December 7: The Seal of Karga Kul
December: Iron Man: The Rapture #3
January: Iron Man: The Rapture #4
January: Dark Sun: Ianto's Tomb #1 of 5

The Star Wars novel, tentatively titled Mandorla, is now scheduled for December 2011...and there's a lot more in the hopper, dates TBD.

Jul 26, 2010

DC Comics Year by Year

A glance at Ryan Sook's cover for DC Comics Year by Year, a chronicle written by (in chronological order) Daniel Wallace, me, Mike McAvennie, Matthew Manning, and Alan Cowsill. Cool. Look for it in October!

Jul 17, 2010

Tentative SDCC Schedule


10-11 Signing at Del Rey table. Free copies of BUYOUT and IRON MAN: VIRUS!
11-12 Signing with fellow MURDER OF KING TUT folks Chris Mitten and Ron Randall at IDW booth
12-1 Hasbro/Wizards panel, wherein we will talk about D&D, Transformers, GI Joe, etc. etc.


11-12 Signing TRANSFORMERS: EXODUS at the Hasbro booth
2:30-3:30 From Words to Pictures Panel, wherein a bunch of novelists will talk about writing comics

More details to come...and something will probably change.

Jun 28, 2010

Booklist on Transformers: Exodus

It's pretty rare for licensed fiction to get reviewed in the trades, but Booklist took a look at the Transformers: Exodus, and seemed to like what they saw:

Transformers: Exodus is precisely the origin story that the franchise needed. It’s entertaining, filled with the sort of epic battles Transformers lend themselves to, and keeps the reader breathless with anticipation even though we already know how it ends. Megatronus was a gladiator, until he got his name and started thinking about the way Cybertron’s caste system diminished the “bots’” potential. Orion Pax was a data-worker—-a librarian, really—-under the master archivist. The Archivist is more than he seems, and provides a great deal of context for the history of Cybertron, and a few key deus-ex-machina twists. Orion Pax, now known as Optimus Prime, is an honest character, who never asks for the greatness that is forced upon him; Megatron, on the other hand, is an egomaniacal tyrant. But in the framework of a political revolution and the civil war that overthrows a system that had practically calcified, there are terrible fights, friendships made and broken, and the beginnings of a genuine epic; above all, it’s fun to read.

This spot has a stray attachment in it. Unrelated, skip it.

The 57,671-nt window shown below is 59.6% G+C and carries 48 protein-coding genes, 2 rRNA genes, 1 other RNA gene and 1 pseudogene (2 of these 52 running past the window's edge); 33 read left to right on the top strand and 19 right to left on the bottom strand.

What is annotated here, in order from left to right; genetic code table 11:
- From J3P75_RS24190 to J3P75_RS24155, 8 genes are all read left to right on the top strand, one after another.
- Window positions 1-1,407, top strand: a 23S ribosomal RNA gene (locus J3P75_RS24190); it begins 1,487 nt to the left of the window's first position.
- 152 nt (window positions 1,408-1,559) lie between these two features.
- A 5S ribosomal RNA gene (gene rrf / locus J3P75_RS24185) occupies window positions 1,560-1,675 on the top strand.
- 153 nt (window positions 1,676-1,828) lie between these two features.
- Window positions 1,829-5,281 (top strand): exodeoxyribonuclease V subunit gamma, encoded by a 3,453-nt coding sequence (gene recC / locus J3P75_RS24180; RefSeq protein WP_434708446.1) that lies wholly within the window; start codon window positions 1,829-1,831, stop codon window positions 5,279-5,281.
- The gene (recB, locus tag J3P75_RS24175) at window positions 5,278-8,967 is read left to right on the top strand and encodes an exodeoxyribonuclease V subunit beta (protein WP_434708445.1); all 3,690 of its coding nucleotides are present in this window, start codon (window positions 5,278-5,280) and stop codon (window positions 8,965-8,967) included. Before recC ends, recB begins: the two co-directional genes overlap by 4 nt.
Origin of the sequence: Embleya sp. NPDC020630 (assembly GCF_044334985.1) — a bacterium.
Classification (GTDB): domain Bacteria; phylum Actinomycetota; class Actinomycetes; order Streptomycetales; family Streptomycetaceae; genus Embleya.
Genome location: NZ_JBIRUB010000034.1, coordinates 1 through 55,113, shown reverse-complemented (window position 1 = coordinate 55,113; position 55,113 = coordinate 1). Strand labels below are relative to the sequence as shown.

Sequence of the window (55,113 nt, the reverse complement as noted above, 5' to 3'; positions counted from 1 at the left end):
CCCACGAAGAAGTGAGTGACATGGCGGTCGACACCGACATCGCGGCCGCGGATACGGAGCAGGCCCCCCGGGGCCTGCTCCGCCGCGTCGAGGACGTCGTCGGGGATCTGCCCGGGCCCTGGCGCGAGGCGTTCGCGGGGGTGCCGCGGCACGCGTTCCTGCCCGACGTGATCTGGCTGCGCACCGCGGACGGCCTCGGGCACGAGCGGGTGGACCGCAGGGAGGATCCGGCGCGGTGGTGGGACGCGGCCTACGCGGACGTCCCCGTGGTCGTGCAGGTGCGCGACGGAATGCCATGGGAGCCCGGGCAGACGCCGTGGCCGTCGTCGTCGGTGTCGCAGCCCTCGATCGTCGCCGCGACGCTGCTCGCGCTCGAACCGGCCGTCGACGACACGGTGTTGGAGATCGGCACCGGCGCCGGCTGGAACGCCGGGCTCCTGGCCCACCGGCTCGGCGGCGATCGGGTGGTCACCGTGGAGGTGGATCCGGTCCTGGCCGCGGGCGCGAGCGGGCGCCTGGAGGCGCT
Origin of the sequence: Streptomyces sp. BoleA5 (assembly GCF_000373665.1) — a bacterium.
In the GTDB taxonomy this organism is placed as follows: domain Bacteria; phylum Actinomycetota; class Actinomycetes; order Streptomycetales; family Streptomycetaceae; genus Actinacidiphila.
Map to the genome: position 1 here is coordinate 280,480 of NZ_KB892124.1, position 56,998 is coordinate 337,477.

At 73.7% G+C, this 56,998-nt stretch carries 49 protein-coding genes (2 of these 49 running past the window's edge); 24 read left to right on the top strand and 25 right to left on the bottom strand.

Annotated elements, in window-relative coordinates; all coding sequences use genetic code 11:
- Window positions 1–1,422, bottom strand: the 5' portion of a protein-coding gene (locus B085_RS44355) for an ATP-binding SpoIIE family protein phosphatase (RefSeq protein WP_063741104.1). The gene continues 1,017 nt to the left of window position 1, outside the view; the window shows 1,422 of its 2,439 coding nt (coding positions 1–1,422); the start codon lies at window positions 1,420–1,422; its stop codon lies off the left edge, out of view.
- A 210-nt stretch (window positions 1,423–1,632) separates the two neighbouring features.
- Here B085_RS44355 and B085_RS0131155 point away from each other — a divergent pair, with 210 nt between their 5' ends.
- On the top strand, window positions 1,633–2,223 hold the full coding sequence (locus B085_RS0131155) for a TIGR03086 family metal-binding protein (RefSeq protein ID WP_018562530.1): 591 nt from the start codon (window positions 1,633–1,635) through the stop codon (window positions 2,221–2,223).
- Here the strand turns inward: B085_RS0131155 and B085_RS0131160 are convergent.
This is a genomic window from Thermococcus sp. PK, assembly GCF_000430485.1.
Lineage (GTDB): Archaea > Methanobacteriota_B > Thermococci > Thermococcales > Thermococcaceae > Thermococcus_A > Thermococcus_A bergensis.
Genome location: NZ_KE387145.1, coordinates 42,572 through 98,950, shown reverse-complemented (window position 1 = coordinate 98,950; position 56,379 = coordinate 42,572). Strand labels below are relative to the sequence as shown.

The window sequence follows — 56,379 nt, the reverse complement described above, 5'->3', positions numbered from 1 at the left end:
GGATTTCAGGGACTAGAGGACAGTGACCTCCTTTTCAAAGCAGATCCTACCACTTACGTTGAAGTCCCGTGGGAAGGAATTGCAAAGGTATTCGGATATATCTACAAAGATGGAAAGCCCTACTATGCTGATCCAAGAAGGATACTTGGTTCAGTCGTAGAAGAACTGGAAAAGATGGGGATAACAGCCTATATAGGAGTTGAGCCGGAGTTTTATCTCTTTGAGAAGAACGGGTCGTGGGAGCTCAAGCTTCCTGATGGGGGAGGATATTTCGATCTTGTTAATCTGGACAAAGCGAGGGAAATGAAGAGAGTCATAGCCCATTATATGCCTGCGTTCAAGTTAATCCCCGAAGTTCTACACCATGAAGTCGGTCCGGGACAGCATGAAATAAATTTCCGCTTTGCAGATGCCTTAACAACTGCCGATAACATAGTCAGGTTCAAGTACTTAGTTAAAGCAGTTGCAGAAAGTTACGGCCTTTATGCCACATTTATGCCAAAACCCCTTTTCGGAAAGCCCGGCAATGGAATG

Jun 27, 2010

Why Soccer Is Theatrical, in a Mathematical Nutshell

Size of NFL field: 48000 square feet.
Number of players: 22.
Number of guys with whistles: 7.
Formations: Players largely concentrated in one part of field.
Probability of something illegal happening: high.
Official eyeballs per player: 0.636
Official eyeballs per acre: 14/(48000/43560)=14/1.102=12.705

Official Eyeball Coverage Quotient; 0.636*12.705=8.080

Avg. size of FIFA regulation field: 81000 square feet.
Number of players: 22.
Number of guys with whistles: 1.*
Formations: None. Players all over the field at all times.
Probability of something illegal happening: high.
Official eyeballs per player: 0.273
Official eyeballs per acre: 2/(81000/43560)=2/1.859=1.076

Official Eyeball Coverage Quotient: 0.273*1.067=0.294


So it's 27.5 times as likely that a ref will see a foul on a football field as on a soccer field. If you were a player, you'd try to get that ref's attention too. Then there's the question of how widely spread the players are...difficult to quantify, but another factor that would increase the differential.

*3 if you count linesmen, who occasionally call fouls but are mostly there to flag offsides and out of bounds; when and if they wave their flags to make calls, the ref can wave them off and allow play to continue. But even if we grant 3 "refs" in soccer, the difference is still nearly a factor of 10.

May 13, 2010

A Funny

From the Eschaton blog:

Both Virginia and Tennessee have passed bills allowing people to carry a concealed handgun into establishments that serve alcohol. (It turns out that Plaxico Burress was a freedom fighter with a bad sense of timing and place. Who knew?)

Transformers: Exodus Cover

Click to view full-size...

Apr 28, 2010

Viking Jesus Rides a Raptor

Either that, or it's a T. Rex and Our Savior is 20 feet tall. There were giants in the earth in those days...(yes, I have confused my testaments--on purpose!)...